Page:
First there was the task of getting to Palmarium, a journey which by my past travel days was relatively short and involved a boat trip through part of the Pangalanes Canal system. This a network of canals and lakes on the eastern coast of the island and was originally built by the French for the transportation of spices up and down the coast by avoiding the rough seas of the ocean, which is just a mere hundred metres or so away. The boat trip was an interesting ride as we passed a few small fishing villages and saw the many different techniques the local people use to catch the fish. 

We arrived at Palmarium lodge just in time for a delicious lunch of grilled prawns. The lodge sits in a small reserve of the same name, the reserve is there to protect a small section of the eastern coastal rainforest. The reserve plays home to many different species of lemur, such as the indri, crowned lemur, black, common brown, diademed sifaka and a few hybrid’s between the common brown, black and the crowned lemurs. 

Just after 5pm we boarded the boat again for the short trip to the island of the aye aye. The island was actually built by Palmarium and the local villagers who took two years to dig a big trench to separate it off and so create a protected area for the aye aye. There are six resident aye aye here and all have been rescued from areas where they would certainly have been killed. Their diet consists of a mix of fruit and insects. Before the creation of the island, the area was lacking in fruit-producing trees, so the community planted a few different species to help to feed the aye aye. However, while these trees mature the community provides a small amount of food for the animals. So, with a basket of delights, we set off into the middle of the island and with a few coconuts set in the forks of trees we sat and waited to see if the aye aye would join us. 

Now for those of you who may not know what an aye aye looks like or even is then it is quite possibly one of the strangest looking animals on the planet. Probably one of the easiest ways of describing it is as a gremlin - I am sure the movie must have been based on the looks of these animals. 

They really do have to be seen to be believed. As it got darker it didn’t take long for one to sniff out the coconut and make its way down. I was informed the aye aye have very sharp front teeth that they use to bite through the shell they then use their very long bony fingers to scrape out the flesh inside. Soon we were joined by three more all doing the same thing. We only used one source of light so as not to disturb them too much and only kept it on for a few minutes at a time. They are truly fascinating animals and I could have watched them all night (but you cannot stay too long with them again to keep disturbance to a minimum). It was great to see such hard work being done to help this species and I felt very privileged to have been able to see them.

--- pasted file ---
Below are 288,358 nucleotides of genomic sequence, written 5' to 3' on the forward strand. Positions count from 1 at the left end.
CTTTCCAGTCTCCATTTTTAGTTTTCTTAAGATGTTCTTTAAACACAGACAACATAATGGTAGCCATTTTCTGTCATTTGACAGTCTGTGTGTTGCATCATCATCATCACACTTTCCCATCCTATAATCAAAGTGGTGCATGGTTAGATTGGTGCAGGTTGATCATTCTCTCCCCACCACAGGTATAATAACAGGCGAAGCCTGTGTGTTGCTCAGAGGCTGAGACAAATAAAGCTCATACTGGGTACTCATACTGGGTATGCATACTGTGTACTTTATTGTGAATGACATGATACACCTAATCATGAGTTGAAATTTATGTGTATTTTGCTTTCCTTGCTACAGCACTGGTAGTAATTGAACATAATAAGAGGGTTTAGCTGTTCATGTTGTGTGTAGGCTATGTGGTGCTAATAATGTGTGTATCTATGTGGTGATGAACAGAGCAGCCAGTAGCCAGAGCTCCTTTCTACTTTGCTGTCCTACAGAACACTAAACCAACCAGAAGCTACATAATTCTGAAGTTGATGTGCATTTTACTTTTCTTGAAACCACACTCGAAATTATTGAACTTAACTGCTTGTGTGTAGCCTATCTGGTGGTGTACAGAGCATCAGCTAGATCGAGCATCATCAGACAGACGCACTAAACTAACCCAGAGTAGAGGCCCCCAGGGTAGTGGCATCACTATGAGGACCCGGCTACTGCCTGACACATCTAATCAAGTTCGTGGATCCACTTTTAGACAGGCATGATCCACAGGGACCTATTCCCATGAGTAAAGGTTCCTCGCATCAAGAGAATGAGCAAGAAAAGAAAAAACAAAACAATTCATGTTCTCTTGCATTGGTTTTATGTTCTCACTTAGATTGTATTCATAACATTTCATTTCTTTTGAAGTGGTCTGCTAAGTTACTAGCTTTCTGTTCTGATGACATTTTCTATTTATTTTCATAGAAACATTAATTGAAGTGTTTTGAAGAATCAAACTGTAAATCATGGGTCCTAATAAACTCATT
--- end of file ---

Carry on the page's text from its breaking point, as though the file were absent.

Day 16 Palmarium - Antananarivo

My last full day on the red island, I can’t believe how quickly my time has gone here. So, with my last opportunity for lemur spotting we set off early into the reserve. The photo opportunities here are fantastic as the lemurs are very used to the presence of humans and will come quite close. We heard the indri start their morning call and rushed to see if we could locate them while they were still calling but it wasn’t to be my lucky day again. My guide also pointed out the presence of the carnivorous pitcher plant, which seemed to attract a gecko that was hoping for an easy meal on the insects attracted to the plant. Close to the lodge we spotted a beautiful female crowned lemur with her 10 day old baby safely tucked in. 

Too soon it was time to board the boat for the start of my journey back to the capital. We stopped in a small town for a lunch break and I thought it about time I tried the local Malagasy cuisine and so, at a very popular restaurant with the taxi drivers (always a good sign I was told), I soon got stuck into a big plate of yellow rice with meat and vegetables and it was delicious, only regret being I hadn’t been eating it earlier on my trip. 

Back in the car and the drive to Tana gave me plenty of time to reflect on what has been a fantastic trip through this fascinating country. It has been great to see all the hardwork that is being done by people to try and protect the remaining natural habitats that are so important for so many endemic species.

Comments

Rachel

2/12/2015 11:30 AM

I'm loving this, looks like you're having an incredible time in Madagascar - bring on Botswana!

Will Bolsover

27/11/2015 4:30 PM

Fantastic write up and great images - glad you are having fun and making the most of it Ol!

Arabella

26/11/2015 9:30 AM

Reminds me so much of my time in Madagascar. A really well written blog Olly! Can't wait for more updates, especially as you head down to Mandrare and Manafiafy.